Toni Sikes delivered more than 100 investment pitches on behalf of early stage companies – including her own – to venture capitalists over the course of a dozen years. During that time, Sikes recalled, she met two women venture capitalists, one in New York and the other in Seattle.
“All the others were men,” said the Madison-based entrepreneur. Today, Sikes is just another one of the boys.
Well, not exactly, but Sikes is a venture capitalist in a woman-led firm – still an uncommon sight in a world dominated by the most alpha of alpha males.
That world is changing in ways that are subtly affecting private equity investment patterns in Wisconsin and beyond. For some emerging companies, especially those with women in positions of leadership, that may provide a slight edge in the ever-competitive arenas of venture and angel capital.
Sikes is a partner in Calumet Venture Fund, a three-year-old Wisconsin-based venture capital firm. It was one of only a handful of women-owned firms among 462 active venture capital firms in the United States in 2010, according to the National Venture Capital Association. No more than 7 percent of the general partners in those firms are women, according to industry estimates.
It’s why women VCs such as Sikes still stand out when they enter a boardroom.
Calumet’s other partners include Judy Owen, a veteran entrepreneur and investor with ties to California’s Silicon Valley, and Tim Williams, who brings similar credentials to the firm. Together, they are scouting for deals in tech sectors such as software, eCommerce, online marketing and mobile technologies.
Like virtually all young venture firms, Calumet turns down far more deals than it ever finances. Still, its portfolio already includes one company – CraftEdu – with a woman co-founder. It’s among the signs that women investors are less cautious than previously believed, especially when they’re not the only woman at the table.
A recent study from the University of New Hampshire Center for Venture Research revealed that stereotypes about gender affect the investment decision-making of women, even among successful women. It relied on a sample of data from 183 angel investment groups collected over six years.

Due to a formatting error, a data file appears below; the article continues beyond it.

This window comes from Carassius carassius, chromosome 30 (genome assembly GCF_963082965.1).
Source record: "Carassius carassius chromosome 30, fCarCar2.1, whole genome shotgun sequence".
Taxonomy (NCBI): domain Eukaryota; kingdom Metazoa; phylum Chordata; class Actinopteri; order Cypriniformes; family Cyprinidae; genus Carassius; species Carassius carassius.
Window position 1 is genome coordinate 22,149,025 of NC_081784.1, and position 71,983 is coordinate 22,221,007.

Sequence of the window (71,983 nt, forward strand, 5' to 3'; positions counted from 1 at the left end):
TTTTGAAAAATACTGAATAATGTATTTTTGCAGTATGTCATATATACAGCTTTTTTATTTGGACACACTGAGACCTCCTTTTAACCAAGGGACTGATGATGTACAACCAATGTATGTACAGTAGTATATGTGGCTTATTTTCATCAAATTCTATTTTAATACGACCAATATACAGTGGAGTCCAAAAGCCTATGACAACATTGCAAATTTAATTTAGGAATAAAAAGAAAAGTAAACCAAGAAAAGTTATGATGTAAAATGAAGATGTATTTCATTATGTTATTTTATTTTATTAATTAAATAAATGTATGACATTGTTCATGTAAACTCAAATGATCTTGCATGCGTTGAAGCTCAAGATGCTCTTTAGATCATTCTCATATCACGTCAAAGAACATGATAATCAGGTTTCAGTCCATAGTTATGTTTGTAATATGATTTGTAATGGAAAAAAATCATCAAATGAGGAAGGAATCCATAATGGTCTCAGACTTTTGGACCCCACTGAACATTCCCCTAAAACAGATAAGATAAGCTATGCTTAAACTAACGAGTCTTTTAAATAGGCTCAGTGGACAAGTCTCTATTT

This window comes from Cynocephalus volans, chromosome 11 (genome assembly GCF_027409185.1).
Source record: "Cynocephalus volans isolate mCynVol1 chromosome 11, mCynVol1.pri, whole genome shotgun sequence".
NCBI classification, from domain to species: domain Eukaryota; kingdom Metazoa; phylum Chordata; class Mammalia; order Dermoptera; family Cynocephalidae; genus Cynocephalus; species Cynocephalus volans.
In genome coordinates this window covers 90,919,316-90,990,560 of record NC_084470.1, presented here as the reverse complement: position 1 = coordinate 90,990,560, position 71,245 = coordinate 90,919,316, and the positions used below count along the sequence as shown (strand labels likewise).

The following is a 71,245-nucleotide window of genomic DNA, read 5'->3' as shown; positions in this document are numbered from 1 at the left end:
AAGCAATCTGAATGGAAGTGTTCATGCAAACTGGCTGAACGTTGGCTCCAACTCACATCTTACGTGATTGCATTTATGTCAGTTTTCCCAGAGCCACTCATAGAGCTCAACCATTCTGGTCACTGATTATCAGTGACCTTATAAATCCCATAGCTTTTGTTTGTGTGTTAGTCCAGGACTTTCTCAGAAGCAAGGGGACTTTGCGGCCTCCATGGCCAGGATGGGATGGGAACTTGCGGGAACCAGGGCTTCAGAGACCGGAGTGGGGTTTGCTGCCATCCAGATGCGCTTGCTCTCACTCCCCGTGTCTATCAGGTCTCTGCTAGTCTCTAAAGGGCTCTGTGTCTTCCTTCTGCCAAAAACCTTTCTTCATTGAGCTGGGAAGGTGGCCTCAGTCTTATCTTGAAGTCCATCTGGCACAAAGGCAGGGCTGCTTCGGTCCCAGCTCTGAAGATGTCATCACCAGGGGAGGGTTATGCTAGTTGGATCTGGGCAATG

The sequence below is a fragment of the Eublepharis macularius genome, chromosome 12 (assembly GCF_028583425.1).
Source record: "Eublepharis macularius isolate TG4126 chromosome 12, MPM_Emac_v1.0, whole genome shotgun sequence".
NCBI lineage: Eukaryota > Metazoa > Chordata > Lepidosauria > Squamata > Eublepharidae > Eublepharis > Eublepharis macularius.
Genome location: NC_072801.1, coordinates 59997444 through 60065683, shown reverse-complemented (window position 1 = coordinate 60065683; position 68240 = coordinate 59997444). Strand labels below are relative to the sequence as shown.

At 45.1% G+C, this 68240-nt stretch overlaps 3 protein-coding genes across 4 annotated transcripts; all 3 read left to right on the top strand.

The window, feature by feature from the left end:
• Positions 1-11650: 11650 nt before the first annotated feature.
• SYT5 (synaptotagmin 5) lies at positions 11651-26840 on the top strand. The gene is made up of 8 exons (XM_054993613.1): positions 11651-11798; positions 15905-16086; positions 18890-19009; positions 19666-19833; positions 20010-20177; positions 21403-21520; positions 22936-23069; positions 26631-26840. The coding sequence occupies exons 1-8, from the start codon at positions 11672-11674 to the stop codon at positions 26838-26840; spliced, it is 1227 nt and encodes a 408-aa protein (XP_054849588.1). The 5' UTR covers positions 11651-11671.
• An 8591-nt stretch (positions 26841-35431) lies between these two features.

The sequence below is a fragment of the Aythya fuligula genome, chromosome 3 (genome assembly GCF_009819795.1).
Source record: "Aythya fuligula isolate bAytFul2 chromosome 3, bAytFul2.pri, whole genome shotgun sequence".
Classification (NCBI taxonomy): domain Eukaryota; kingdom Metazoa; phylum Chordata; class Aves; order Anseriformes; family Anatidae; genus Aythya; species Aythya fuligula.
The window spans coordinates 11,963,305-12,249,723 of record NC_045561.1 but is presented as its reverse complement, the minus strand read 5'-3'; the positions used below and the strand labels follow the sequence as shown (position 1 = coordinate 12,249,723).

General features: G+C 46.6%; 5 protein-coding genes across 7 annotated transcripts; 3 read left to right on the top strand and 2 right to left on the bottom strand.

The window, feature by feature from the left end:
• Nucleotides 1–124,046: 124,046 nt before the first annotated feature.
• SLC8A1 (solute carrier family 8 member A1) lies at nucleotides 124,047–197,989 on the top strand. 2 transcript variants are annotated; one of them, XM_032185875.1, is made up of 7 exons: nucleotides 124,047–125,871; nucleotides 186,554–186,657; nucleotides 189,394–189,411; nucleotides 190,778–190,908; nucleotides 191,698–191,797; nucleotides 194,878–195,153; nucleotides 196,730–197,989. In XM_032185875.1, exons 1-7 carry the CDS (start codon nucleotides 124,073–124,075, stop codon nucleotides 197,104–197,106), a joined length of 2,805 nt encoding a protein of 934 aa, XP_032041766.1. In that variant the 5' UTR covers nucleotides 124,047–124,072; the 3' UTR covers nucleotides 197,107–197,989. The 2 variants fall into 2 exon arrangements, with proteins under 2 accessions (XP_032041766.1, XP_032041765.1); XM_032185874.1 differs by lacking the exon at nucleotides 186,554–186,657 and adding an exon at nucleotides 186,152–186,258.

When an angel investment group had a small percentage of women, researchers found, the group was more cautious about investing. However, when women comprised more than 10 percent of the investment group, their presence led to increased investments.
“At first the results were counterintuitive, since previous research on women investing, in general, shows women to be more cautious investors,” said UNH’s Jeffrey Sohl. “However, our research indicates that when the number of women in an angel group increases, so does their investment activity as angel investors.”
Chalk it up to what psychologists call “stereotype threat.” As Sohl explained, “When there are few women in an angel group, the stereotype of cautious investing is accentuated. As the number of women increases, there is less of a stereotype – there are more women so they are more recognized for their ability as investors and less because of their gender.”
Illuminate Ventures, a San Francisco venture firm founded and led by a woman, recently released a study that tends to reinforce that theory. It concluded that venture firms with at least one woman partner are 70 percent more likely to invest in a female-owned company – and not because of any “pink” bias. That same study concluded that women-owned startups make more efficient use of capital, fail less often and tend to provide greater returns over time.
Sikes and Owen are not alone in Wisconsin. Teresa Esser is managing director of Silicon Pastures, an angel network, and a partner in Capital Midwest Fund, an emerging fund in Milwaukee. Phenomenelle Angels in Madison is an early stage fund that invests primarily in women-owned businesses in the Midwest. Four of its five top managers are women, including managing director Lauren Flanagan. Women Angels LLC, a group of women investors in Milwaukee, Miami and Chicago, is led by entrepreneur Barbara Boxer.
There are prominent national examples, as well. Golden Seeds is a 190-member angel network and fund made up mostly of women investors. Springboard Enterprises isn’t a fund, but it has helped 400 women-led companies raise more than $5 billion in private equity in 11 years.
Wisconsin has a small but noticeable head start with its cadre of women angels and venture capitalists. While having more women investors may not help Wisconsin create and attract more venture capital, it may help put those dollars to work faster, closer to home and in the right companies.
Still is president of the Wisconsin Technology Council. He is the former associate editor of the Wisconsin State Journal.